Cross-Domain 101

I have noticed some confusion around the different cross-domain loading mechanisms in Flash Player. Its a complex topic, so I figured I’d put together a 90 second primer on the differences.

To wit, there are essentially four types of cross-domain loading mechanisms:Cross-domain data loadingData loading means you are actually importing data from another site… in other words, your code has access to the actual bits. This includes operations such as loading XML files, accessing the bits of an image or sound file, importing code into your sandbox, connecting via a socket, etc. In this scenario any content loaded is imported into the loader’s sandbox.Cross-domain data loading is governed by cross-domain policy files, commonly known as “crossdomain.xml”. Crossdomain.xml allows a server to specify other domains from which SWFs are permitted to load cross-domain data from it.Cross-domain data loading is something that is generally not directly possible in browsers today, since they don’t provide a mechanism to express cross-domain loading permissions like crossdomain.xml. The only significant exception to this is cross-domain script importing (i.e. SCRIPT SRC=). Why is universal cross-domain script importing ok, but no other cross-domain loading data mechanism? I have no idea, someone back in the day decided that it was ok.Cross-domain content loadingThis is the concept of loading cross-domain content in a hands-off fashion. For example, you can currently load and display images & play other SWFs and sound files cross-domain. This does not require any cross-domain permissions.So how is this different from cross-domain data loading? Its a hands-off loading operation, which means the loadee content in question can be displayed to the user, but the code that loaded it has no access to its bits. So you can’t script into it or inspect its bits because it remains in its original context.This model is the same in the browser… you can load images or iframes across domains, but you cannot inspect them or script into them.Cross-domain SWF->SWF or HTML->SWF scriptingA SWF can specify other domains from which SWFs or HTML are permitted to script into it. Scripting is not governed in any way by crossdomain.xml.It requires calling an ActionScript API: SWF->HTML scriptingSWF to HTML scripting is governed by the allowScriptAccess OBJECT/EMBED parameter. It defaults to “sameDomain” which means that SWF is only allowed to script into the surrounding HTML content and browser when it comes from the same domain as the HTML hosting it.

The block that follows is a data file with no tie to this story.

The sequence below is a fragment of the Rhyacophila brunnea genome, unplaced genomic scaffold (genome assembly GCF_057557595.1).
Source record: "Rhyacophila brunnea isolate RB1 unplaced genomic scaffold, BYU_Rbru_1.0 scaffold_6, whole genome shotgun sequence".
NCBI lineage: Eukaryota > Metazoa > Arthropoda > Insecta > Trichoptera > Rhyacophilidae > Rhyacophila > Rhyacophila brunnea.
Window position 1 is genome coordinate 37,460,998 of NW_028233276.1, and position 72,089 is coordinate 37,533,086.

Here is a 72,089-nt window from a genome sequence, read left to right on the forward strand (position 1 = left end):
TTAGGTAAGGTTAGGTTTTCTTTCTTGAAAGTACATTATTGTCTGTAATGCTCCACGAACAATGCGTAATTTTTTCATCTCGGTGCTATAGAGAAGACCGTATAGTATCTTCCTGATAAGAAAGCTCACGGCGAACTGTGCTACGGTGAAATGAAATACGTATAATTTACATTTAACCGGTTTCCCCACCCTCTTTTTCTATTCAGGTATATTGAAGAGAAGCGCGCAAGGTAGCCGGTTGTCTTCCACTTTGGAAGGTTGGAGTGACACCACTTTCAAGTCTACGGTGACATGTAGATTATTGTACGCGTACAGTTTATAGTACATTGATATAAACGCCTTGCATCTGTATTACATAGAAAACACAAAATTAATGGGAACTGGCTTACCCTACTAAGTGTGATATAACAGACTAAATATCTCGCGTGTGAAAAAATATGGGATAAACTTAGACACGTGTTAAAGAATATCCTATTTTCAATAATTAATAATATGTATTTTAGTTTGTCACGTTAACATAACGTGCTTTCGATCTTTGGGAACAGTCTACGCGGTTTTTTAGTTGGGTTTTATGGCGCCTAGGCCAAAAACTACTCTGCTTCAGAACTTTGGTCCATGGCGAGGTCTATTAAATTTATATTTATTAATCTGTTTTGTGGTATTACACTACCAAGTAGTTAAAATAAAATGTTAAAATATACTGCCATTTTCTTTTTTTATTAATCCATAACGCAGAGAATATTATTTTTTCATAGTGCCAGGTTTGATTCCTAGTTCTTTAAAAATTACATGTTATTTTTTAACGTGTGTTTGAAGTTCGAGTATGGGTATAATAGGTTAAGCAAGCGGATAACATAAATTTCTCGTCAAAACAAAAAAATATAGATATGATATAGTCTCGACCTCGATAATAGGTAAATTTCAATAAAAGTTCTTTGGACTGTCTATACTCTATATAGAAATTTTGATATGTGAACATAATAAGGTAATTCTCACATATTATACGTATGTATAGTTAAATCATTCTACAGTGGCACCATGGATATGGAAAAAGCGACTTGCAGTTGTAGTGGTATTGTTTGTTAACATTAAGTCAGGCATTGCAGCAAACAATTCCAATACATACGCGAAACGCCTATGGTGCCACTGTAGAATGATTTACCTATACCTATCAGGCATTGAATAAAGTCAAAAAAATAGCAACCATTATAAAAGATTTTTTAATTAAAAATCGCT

One Response to Cross-Domain 101

  1. shaun says:

    I still don’t understand. I have tried using the following But I keep getting the flash player error saying it blocked my request from that domain.Do you have any ideas. I am tring to load a .mov file that is on the main college site into our webpage using the file import movie in flash.Thanks for your help in advance.[Lucas:] Hi Shaun, good question. First of all you don’t need to use allowDomain at all, that would be only if you want to allow HTML and SWFs from your main college site to script into your own SWF, which I don’t think is what you want to do.If you want to simply play a video file from a remote server, your best choice is to use the Video class ( You don’t need to import video if you just want to play it.If you do actually need to import the movie into your own domain, the server you are loading the video from will need to grant access to your site via a crossdomain.xml policy file.